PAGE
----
Okay, if I had to pick a favorite cap table quote – it would be the one that starts at 3:20 in the season 2 opener. Our protagonist, CEO Richard Hendrick, ended Season 1 with a presentation at TechCrunch Disrupt that got the whole valley talking. In this exchange, Richard is speaking with Javeed, the former CEO of Goolybib, another hot startup that just sold for beaucoups of dollars:
Well, well, well, look who’s the big swinging d***.
Hey, Javeed, everything okay at Goolybib?
You gotta ask them. They canned me.
Yeah, our investors got spooked by a possible down round, so they shoved an acquisition down my throat.
Yeah, an acquisition of $200 million, right?
Yeah, they all made out. I had a reverse vest with no triggers, then I lost all my shares when they fired me. I blew my whole signing bonus renting that house. I’m looking into suing ’em.
Look, all I can say is, don’t get f***ed, all right? You take money from the wrong dudes, and you’ll get smoked as bad as I did. Just be careful. Everyone is watching you now.
What’s so great about this exchange? Simply put, the writer’s understanding of a technical matter such as reverse vesting is quite impressive; it shows that they really did their homework.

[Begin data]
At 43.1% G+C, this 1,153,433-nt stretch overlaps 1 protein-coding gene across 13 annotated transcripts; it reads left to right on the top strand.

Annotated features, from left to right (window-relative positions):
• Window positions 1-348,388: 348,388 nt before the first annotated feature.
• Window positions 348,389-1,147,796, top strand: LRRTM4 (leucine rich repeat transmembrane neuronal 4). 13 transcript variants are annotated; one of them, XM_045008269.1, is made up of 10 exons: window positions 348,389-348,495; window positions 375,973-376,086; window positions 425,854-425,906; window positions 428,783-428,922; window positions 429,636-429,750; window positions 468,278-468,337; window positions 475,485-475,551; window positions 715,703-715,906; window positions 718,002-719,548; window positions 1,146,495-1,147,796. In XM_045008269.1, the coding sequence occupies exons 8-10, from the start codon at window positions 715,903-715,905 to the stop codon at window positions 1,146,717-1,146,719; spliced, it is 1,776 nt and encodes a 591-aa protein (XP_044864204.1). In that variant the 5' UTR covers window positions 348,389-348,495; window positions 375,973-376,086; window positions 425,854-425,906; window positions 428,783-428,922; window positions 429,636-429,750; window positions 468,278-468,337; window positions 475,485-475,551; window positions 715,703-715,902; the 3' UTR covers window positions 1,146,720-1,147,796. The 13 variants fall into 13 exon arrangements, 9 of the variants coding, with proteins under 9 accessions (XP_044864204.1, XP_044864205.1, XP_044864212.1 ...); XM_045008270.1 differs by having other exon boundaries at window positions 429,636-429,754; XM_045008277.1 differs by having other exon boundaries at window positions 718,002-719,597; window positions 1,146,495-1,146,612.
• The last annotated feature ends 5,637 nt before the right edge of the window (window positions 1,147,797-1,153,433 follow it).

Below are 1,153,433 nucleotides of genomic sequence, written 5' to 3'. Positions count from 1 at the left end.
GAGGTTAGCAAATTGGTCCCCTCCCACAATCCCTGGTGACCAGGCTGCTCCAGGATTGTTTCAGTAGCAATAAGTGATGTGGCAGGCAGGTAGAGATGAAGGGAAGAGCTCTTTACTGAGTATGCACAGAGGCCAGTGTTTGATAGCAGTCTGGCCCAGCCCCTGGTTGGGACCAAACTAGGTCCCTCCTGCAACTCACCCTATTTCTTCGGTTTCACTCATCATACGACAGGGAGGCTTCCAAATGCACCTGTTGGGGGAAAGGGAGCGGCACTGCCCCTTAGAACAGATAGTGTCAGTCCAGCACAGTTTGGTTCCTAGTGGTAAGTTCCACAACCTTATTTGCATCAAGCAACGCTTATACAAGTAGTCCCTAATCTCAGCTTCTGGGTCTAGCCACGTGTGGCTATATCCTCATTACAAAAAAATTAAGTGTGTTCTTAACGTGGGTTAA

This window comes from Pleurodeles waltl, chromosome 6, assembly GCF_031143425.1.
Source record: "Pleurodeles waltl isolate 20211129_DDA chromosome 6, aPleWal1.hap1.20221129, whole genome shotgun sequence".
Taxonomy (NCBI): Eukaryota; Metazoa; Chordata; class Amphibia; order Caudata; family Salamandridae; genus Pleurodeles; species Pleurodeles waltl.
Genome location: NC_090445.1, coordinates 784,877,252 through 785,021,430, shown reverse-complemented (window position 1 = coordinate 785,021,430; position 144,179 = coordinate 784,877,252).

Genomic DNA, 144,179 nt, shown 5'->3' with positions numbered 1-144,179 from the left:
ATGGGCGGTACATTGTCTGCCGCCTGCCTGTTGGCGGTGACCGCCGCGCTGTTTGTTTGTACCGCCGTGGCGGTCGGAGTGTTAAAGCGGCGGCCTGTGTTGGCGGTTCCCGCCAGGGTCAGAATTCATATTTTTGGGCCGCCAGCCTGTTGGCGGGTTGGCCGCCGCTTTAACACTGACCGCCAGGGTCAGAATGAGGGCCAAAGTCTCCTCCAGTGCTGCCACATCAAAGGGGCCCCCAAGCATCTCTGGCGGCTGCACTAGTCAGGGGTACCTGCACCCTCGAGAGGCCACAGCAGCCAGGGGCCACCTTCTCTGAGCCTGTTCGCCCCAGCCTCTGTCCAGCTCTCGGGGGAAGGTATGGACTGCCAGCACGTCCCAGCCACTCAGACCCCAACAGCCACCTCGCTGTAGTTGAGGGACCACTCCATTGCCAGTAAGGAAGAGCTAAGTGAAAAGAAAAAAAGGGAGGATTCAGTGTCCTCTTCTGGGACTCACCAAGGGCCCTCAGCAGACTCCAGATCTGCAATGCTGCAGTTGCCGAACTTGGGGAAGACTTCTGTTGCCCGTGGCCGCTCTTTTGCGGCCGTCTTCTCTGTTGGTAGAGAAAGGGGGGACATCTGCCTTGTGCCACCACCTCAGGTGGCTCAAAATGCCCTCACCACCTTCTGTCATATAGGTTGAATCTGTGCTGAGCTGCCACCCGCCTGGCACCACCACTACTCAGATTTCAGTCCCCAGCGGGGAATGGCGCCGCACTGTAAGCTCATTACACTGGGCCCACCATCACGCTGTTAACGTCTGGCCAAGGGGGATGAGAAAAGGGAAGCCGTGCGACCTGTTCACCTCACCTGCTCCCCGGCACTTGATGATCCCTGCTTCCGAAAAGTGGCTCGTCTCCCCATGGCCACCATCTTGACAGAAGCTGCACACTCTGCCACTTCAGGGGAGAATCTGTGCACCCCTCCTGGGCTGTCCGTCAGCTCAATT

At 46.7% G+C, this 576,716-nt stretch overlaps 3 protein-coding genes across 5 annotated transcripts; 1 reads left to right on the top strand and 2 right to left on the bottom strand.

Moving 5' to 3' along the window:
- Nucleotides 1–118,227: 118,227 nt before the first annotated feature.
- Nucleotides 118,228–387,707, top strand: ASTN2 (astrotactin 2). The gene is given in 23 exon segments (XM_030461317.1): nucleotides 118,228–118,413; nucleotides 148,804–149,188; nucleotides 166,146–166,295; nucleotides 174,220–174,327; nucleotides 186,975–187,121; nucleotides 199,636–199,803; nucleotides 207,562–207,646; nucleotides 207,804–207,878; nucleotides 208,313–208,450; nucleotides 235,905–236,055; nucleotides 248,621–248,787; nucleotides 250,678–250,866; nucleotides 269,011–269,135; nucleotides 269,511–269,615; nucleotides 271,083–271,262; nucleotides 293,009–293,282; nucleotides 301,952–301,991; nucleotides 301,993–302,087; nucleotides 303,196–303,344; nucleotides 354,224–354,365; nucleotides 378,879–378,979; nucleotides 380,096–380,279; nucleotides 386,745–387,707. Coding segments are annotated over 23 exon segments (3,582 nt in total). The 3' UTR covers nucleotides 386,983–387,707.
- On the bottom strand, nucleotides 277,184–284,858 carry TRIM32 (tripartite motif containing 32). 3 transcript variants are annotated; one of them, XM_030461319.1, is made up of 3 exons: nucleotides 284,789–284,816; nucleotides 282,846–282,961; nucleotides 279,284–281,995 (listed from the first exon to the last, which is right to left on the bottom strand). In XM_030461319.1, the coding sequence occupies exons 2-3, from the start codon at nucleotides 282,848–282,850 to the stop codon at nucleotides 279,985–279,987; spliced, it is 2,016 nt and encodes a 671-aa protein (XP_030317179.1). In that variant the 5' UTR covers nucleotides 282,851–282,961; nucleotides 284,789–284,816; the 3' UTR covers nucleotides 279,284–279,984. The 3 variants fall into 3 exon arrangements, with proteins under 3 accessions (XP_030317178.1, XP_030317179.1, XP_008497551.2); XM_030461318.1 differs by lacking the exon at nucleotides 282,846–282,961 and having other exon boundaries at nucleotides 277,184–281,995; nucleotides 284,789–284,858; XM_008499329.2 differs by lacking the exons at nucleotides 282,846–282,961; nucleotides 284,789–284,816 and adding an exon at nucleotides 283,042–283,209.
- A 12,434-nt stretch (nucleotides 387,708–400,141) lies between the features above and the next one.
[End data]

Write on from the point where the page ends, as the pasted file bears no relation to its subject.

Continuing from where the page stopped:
In case you don’t know, vesting is the process where you earn your shares over time, often over a three or four year period. It’s akin to how you don’t get your annual salary on your first day of work – vesting ensures that you stick around!
is what happens when your vesting starts all over again. You still own your shares, but the clock goes back to zero – if you had vested 2 of 4 years worth, it would all be undone. Reverse vesting of founders’ stock can be a condition set by investors before they put in their money. Again, the purpose is to ensure the founders are going to stick with the company for the long haul.
Now, vesting often comes with “triggers” that accelerate all or some of the vesting upon certain events. A common trigger would be the sale of the company – less frequently you may see termination of employment as a trigger.